In summary, although animal studies suggest a theoretical risk of reproductive problems in men exposed to soy isoflavones during development or as adults, it is clear that these effects are quite variable among animal species and are observed only at extremely high doses. Studies investigating hormonal effects of soy or isoflavone consumption in men suggest small reductions in androgen activity and no effects on fertility. The slight reduction in androgen activity observed in two studies of men consuming high quantities of isoflavones are unlikely to be of clinical significance, particularly in light of the lack of effects on sperm quality and fertility reported in other studies. On the basis of the available data, there is little reason to think that soy consumption will cause reproductive abnormalities or feminization in men.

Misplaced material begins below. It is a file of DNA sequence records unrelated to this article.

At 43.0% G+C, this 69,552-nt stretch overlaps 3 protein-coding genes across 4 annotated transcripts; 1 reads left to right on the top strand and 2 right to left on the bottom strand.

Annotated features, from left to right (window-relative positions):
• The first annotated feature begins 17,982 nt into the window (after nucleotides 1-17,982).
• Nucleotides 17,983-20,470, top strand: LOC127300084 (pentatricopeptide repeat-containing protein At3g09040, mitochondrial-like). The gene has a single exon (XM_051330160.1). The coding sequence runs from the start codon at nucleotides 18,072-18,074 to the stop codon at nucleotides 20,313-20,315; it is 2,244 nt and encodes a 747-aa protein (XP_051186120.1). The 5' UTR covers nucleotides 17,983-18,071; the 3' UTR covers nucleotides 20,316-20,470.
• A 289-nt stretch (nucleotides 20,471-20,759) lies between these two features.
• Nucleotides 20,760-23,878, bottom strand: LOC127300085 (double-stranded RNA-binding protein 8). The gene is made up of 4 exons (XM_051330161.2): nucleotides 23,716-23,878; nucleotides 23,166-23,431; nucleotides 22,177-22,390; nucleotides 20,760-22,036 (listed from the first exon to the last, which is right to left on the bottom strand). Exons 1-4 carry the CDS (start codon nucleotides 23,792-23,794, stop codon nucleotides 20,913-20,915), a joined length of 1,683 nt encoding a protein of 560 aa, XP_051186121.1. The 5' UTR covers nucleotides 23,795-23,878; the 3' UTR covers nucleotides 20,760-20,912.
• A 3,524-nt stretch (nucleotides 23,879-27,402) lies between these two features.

Jill Hamilton-Reeves is a graduate student pursuing her doctoral degree in nutrition at the University of Minnesota. She is currently investigating the effects of soy phytoestrogen consumption on reproductive hormones and prostate tissue markers of cell proliferation and androgren activity in men at high risk of prostate cancer. Mindy S. Kurzer, Ph.D., teaches and performs research in human nutrition in the Department of Food Science and Nutrition at the University of Minnesota. Her current research focuses on the biological effects of phytoestrogen consumption.